5. Turn the filter system off.
  6. Turn the multiport valve to Rinse, turn the system back on, and let it run for about another minute.
  7. Turn the filter system off.
  8. Turn the multiport valve back to Filter.
  9. Add the correct amount of D.E. powder to the filter.
    • Refer to your filter owner’s manual to determine how much D.E. powder you’ll need to add.
    • Prime the pool pump.
    • Remove the strainer basket lid.
    • Fill the basket with water, and allow some water to run through the incoming line.
    • Turn on the pool pump.
    • Mix the appropriate amount of D.E powder with enough water to make a slurry, which is a thin, creamy solution.
    • Make sure the pump is running.
    • Pour the slurry directly into the pool skimmer.
  10. Run the pool pump for at least 30 minutes to allow the D.E. to distribute evenly over the filter grids.

Pro Tip: There’s a lot of turning your system on and off in this process but it’s important to never change the setting while the pool filter is on and running. This could loosen or break the rubber gasket, which can cause water leakage and all kinds of problems in the future.

Getting Rid of the Waste

Whenever you backwash your filter, the wastewater is going to have to go somewhere. Even though it doesn’t seem like much, it could actually be hundreds of gallons of water that are pulled from your pool and need to have somewhere to go. 

So, what are the best options for getting rid of backwashing waste?

Sewer Cleanouts

If you’re not familiar with the term, a sewer cleanout is a place where your home’s sewer line can be accessed for cleaning. In most cases, this is to prevent sewage backups. These can usually be found near the sidewalks in front of your house or near the home’s foundation.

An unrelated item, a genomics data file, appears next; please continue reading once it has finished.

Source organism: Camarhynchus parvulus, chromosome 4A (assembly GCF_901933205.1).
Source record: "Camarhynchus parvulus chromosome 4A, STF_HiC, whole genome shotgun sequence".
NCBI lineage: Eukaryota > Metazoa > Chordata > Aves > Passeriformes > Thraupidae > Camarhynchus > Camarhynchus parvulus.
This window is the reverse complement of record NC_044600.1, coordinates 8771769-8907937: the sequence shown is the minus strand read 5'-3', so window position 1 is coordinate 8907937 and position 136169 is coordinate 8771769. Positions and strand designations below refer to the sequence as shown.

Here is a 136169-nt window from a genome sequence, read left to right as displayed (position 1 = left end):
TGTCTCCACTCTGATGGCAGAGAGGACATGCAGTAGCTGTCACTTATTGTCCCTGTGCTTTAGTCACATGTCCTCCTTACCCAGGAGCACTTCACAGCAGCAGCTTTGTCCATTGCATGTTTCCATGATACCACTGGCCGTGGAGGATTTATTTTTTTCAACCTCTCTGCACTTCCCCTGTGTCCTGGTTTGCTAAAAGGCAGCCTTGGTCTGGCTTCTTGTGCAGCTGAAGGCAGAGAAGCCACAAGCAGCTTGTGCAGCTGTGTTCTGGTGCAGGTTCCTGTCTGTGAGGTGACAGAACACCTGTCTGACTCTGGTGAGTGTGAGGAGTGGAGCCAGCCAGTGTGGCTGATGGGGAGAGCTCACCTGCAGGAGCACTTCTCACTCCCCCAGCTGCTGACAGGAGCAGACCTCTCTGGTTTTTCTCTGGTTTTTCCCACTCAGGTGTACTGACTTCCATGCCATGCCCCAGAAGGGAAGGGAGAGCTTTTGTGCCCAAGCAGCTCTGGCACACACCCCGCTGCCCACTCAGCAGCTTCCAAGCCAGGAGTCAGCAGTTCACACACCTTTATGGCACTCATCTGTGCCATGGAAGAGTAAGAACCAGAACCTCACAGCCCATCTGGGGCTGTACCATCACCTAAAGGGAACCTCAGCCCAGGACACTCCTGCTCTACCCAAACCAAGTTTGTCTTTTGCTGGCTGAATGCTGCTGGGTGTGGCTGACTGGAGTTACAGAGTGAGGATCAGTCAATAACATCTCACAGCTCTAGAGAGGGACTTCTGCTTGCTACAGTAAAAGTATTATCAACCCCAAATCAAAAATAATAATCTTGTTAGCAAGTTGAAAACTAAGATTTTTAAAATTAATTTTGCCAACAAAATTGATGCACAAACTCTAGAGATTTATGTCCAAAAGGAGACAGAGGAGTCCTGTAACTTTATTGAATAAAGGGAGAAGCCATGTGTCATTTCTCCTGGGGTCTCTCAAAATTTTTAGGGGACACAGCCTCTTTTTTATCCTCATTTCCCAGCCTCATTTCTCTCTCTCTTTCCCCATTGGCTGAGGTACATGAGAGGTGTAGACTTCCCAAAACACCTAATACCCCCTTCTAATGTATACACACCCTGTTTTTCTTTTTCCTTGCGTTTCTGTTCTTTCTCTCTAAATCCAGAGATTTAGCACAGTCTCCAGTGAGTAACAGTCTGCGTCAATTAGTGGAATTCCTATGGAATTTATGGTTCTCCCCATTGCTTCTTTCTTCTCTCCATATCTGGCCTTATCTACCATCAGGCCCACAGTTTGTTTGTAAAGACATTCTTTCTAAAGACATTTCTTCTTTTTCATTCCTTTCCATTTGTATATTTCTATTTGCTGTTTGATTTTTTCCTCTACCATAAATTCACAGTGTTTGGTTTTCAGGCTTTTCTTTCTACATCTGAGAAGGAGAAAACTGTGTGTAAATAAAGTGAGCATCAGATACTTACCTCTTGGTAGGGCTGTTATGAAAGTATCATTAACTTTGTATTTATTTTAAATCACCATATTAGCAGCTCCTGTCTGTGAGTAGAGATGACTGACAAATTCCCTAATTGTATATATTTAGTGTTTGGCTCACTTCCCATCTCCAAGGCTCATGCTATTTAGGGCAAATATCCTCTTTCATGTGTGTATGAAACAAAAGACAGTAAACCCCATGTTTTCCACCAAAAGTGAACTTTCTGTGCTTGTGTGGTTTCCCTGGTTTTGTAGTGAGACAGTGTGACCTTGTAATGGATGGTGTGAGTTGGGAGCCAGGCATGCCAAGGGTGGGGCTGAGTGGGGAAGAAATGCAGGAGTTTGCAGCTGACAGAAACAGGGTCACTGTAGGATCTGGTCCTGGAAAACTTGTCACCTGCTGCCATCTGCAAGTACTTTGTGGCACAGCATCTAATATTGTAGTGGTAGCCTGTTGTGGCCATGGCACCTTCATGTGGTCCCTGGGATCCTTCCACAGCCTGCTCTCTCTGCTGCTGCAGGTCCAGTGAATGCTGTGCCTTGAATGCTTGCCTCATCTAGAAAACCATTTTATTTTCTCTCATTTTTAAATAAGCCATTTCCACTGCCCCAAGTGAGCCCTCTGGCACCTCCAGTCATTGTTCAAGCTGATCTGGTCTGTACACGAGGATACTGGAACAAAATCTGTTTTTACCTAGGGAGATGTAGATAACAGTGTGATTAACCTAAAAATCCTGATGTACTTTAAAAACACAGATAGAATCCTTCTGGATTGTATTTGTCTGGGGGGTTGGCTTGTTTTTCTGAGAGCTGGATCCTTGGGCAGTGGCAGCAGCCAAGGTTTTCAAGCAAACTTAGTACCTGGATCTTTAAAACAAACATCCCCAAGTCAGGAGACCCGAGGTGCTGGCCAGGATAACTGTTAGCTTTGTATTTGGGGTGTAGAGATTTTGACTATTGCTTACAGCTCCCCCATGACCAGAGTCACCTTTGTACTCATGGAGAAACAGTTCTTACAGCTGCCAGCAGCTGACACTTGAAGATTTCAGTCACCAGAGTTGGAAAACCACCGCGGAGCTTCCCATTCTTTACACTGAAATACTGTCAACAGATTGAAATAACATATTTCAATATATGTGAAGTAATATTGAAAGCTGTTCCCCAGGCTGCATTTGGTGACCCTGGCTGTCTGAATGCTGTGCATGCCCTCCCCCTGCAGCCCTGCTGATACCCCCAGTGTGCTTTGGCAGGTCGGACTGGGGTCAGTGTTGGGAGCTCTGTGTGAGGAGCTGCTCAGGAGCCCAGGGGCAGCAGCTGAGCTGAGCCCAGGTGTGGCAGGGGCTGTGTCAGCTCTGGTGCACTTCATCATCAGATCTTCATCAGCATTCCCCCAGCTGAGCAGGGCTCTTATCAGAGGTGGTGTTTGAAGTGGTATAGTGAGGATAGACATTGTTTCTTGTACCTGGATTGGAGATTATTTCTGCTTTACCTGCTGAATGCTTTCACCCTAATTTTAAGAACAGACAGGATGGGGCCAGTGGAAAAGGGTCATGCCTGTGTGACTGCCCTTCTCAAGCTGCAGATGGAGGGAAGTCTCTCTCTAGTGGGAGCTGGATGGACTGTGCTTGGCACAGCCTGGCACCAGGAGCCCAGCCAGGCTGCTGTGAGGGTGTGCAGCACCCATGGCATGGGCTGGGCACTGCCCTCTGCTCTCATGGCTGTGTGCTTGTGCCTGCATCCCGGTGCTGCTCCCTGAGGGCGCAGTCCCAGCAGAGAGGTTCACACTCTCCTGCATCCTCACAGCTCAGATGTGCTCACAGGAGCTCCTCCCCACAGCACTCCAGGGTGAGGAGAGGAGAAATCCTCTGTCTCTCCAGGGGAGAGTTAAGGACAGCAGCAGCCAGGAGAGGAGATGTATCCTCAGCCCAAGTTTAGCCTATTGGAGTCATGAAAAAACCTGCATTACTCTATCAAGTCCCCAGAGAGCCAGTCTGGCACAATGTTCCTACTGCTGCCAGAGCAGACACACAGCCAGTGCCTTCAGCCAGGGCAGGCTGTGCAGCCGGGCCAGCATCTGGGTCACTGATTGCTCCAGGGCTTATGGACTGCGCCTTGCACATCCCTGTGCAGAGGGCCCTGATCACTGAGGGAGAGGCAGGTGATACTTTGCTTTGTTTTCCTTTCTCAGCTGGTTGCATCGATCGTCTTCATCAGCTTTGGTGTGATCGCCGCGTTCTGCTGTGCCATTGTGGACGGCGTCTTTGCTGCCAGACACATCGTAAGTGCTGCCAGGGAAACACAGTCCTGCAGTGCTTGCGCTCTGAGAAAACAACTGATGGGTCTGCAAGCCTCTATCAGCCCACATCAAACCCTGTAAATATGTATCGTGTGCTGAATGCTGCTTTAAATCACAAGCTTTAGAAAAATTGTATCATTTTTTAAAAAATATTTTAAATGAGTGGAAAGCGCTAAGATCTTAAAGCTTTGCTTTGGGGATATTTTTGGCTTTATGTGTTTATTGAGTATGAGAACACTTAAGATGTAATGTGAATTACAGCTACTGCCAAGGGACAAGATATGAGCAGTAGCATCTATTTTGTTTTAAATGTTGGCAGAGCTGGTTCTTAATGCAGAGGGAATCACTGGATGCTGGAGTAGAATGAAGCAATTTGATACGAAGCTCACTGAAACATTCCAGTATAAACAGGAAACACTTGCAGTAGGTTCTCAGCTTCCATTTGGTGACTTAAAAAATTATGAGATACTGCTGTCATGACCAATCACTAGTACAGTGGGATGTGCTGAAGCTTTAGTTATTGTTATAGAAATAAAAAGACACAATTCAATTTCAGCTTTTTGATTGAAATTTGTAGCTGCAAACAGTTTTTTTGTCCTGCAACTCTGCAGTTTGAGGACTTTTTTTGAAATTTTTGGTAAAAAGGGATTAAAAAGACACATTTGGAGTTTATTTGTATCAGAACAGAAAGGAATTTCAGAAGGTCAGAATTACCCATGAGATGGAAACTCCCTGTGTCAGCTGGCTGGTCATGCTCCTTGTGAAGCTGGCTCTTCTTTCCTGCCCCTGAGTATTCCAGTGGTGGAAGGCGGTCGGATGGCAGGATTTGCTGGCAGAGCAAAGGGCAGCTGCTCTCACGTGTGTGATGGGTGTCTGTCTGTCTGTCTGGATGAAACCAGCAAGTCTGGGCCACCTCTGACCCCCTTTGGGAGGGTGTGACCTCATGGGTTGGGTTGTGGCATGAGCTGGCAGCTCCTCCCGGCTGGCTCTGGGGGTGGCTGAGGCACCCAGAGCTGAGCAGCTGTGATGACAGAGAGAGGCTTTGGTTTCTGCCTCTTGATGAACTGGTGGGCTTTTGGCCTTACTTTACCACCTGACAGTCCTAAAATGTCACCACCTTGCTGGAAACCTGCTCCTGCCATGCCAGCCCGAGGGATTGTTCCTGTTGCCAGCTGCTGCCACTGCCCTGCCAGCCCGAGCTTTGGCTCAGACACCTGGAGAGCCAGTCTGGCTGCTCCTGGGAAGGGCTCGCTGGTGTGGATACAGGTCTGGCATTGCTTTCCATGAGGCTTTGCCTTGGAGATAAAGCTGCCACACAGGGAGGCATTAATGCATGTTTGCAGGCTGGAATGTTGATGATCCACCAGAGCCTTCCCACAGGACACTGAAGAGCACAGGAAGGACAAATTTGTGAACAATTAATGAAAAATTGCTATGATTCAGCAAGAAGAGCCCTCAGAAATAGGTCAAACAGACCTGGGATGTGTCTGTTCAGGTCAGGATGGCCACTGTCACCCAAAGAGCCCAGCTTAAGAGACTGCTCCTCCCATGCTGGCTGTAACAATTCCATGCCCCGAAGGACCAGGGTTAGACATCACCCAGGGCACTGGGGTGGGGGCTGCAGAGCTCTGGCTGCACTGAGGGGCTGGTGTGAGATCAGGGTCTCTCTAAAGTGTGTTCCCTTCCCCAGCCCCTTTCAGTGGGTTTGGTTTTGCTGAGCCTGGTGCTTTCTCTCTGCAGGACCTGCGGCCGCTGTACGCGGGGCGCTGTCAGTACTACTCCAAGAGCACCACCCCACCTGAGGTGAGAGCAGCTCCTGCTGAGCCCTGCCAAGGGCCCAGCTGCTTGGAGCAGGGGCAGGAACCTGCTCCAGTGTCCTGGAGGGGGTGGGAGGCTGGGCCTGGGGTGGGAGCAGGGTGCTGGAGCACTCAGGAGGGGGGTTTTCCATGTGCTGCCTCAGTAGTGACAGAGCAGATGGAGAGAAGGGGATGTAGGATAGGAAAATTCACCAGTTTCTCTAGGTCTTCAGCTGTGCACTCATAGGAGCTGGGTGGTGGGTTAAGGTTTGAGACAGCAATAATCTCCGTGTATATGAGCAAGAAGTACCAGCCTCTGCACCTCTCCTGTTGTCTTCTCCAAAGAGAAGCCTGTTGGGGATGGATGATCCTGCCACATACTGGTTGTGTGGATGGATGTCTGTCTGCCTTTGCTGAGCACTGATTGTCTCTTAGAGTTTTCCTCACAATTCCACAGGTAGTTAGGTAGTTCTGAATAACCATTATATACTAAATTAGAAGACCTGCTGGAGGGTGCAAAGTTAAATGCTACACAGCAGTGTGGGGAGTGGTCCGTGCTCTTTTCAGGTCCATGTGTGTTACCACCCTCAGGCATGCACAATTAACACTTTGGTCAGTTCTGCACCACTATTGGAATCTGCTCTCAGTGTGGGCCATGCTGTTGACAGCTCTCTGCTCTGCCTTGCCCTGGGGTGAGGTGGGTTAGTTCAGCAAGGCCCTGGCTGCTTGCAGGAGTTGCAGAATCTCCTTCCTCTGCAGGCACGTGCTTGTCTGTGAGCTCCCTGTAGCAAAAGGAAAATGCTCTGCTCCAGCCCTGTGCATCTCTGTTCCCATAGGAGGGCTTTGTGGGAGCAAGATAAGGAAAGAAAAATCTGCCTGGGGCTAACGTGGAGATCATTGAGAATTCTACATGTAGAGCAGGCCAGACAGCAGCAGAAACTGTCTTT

Make sure to check with your local water/sewer authority to determine if there are any regulations regarding disposing of waste in this way or if you need to treat the water before dumping.

Pro Tip: Never dispose of backwashing waste in a septic system. Doing so will kill all of the enzymes in the tank that are necessary for the breakdown of other types of waste.

Storm Drains

Every locality will have its own rules and regulations about if and when storm drains can be used to dispose of pool water. For some, it may be as simple as applying for a permit first. For others, you may need to dilute the water to lower the chemical and salt content.

Either way, it’s important to check with your local water company to find out the lowdown before you start dumping.

Other Ideas

If neither of these options works for you, you can always get in touch with the water authority that governs your area. They will be able to tell you what your particular region allows and what steps you need to take before backwashing.

Locate your regional watershed for more information on methods, permits, and treatment requirements.

Backwash to the Rescue!

Backwashing your pool filter will help to keep your pool cleaner, your filter functional for a longer time, and will save you a ton of money in the long run. Now that you’re a backwashing expert, get out there and go crazy!